In a career that spanned more than forty years, S. produced over 250 titles that have sold over 100 million copies in thirty different languages, and include seven of the fifty top-selling children's books of all time. His early studies at the Boston Museum School of Fine Arts were interrupted by his wartime service in North Africa and Italy, where he served as an art director in the Morale Services Section from 1941–46. Initially seeking a career as a commercial artist after his discharge, S. began illustrating other authors' children's books in 1946, before turning to producing his own. His breakthrough came with his still-popular Richard Scarry'S Best Word Book Ever (1963).
Although S. insisted that he wrote with no age range in mind, his books seem designed to entertain and instruct preschoolers about the bustling world in which they live. His counting books, alphabet books, picture dictionaries, beginning readers, and more advanced storybooks are crammed full with his trademark busy details of cartoonlike, anthropomorphic animals. S. believed that children can more readily identify with pictures of animals than those of children, who may look different from them. In this way, he also hoped to avoid racial conflict. S. took great pride in helping young children to discover the joy of learning. He used labeled drawings to explain objects and concepts, letters and numbers; to celebrate the familiar happenings of their daily life; and to help them understand how the larger world around them is organized as in Richard Scurry's What Do People Do All Day? (1968). Purposeful messages playfully offer instruction on such issues as manners, safety, sharing, and sportsmanship.
His books that tell stories also contain overt messages of traditional family values, both in his gentler tales of domestic life, and his more exotic tales of slapstick adventure. In these, his broad cast of pigs, cats, owls, and the like, frenetically dash through farcical plots, notably in the detective chase scenes of his mystery SERIES (e.g., The Great Pie Robbery, 1969), and the fast-paced international romp of Busy, Busy World (1965). S. brushed aside criticisms of the accident-prone antics of these madcap characters, by insisting that the “violence” is gently tempered, and no one ever actually gets hurt. Nevertheless, he was aware of his responsibilities in influencing millions of children, and in later works, he bowed to feminist criticism of his stereotyped “happy housewives,” and began introducing more female characters in traditionally male roles.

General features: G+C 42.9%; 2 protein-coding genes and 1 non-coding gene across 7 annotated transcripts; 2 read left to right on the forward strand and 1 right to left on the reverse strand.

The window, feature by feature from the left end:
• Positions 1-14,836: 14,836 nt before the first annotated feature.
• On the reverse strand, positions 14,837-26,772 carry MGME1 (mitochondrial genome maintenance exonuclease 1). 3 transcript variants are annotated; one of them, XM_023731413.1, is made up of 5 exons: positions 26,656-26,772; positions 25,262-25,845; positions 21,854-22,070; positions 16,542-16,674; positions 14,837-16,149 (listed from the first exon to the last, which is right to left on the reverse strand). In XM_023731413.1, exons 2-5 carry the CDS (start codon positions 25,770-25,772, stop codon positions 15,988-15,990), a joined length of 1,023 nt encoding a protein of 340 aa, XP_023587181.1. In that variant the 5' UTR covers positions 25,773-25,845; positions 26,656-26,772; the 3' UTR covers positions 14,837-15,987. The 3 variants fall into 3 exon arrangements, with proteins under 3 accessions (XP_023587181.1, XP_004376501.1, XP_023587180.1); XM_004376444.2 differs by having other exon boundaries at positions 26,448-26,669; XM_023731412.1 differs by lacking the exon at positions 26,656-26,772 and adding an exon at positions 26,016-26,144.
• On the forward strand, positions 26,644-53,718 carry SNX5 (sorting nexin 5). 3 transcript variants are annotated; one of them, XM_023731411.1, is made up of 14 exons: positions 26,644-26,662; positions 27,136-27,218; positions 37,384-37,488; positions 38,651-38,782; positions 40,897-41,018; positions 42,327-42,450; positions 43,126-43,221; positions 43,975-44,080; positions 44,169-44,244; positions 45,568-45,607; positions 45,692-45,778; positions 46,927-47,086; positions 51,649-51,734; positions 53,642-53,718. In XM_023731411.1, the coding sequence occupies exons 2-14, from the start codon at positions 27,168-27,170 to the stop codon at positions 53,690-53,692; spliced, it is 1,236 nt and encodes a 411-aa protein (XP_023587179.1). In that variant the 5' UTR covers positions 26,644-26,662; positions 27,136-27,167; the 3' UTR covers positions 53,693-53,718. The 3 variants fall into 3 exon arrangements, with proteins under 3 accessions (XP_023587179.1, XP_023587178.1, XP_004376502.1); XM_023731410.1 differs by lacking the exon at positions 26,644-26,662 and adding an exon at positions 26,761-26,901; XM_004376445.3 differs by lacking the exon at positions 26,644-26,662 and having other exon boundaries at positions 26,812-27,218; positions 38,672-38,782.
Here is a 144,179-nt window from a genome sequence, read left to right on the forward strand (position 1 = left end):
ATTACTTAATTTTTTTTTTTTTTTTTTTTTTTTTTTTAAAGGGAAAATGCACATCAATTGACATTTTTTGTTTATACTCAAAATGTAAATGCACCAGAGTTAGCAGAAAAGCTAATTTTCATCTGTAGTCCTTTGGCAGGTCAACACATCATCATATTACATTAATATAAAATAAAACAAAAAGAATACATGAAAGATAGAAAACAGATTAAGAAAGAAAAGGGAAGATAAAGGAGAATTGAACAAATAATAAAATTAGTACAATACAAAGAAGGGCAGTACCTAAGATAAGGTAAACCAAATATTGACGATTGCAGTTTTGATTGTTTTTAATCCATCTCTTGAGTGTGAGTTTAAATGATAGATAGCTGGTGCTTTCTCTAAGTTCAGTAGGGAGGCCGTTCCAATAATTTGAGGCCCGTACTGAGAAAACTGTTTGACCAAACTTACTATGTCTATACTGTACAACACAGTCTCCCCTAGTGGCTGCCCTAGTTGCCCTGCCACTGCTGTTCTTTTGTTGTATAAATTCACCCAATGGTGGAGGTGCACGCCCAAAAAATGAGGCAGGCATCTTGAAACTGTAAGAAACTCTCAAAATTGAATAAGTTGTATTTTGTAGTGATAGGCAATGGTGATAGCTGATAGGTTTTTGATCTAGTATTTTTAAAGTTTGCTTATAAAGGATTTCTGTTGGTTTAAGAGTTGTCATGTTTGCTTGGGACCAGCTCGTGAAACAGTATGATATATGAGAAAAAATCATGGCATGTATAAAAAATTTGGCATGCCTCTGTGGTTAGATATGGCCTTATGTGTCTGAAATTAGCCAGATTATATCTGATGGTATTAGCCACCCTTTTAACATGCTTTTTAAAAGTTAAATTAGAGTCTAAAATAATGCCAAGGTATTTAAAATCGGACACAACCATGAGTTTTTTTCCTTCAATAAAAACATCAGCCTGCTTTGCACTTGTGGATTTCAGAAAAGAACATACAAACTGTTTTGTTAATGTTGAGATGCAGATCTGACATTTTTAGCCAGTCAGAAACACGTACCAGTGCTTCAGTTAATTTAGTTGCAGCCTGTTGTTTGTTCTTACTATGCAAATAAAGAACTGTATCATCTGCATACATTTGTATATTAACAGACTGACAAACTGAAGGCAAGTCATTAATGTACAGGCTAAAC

It is the chaotic, yet benign, clutter of S.'s miniature humanized animal world that keeps young readers engaged for long periods. To them, the plain language, simple plots, and clichéd characterizations are peripheral to the intricately detailed pictures that are the real source of fascination for them, and the device that entices their repeated browsing that reinforces learning. They eagerly search for the recurring characters of Busyland, especially the Tyrolean-hatted Lowly Worm. Many of the books invite reader participation, like scratch-and-sniff, coloring, and pop-up books. S.'s animated Busytown characters have become a top-rated television series, The Busy World of Richard Scarry, and also appear in video and CD-ROM adaptations. S.'s works have suffered a lack of critical acclaim, attributable largely to his staggering productivity and highly commercialized marketing, that matches the frenetically overcrowded pages of his books. Nevertheless his books remain overwhelmingly popular with preschoolers and their parents.
Further Works Storybook Dictionary, 1966. ABC Word Book, 1971. Richard Scarry's Great Steamboat Mystery, an Edgar Allan Poe nomination for children's mystery, 1976
Bibliography Children's Literature Review, vol. 41, 1997 Something about the Author, vol. 75, 1994, and vol. 90, 1997
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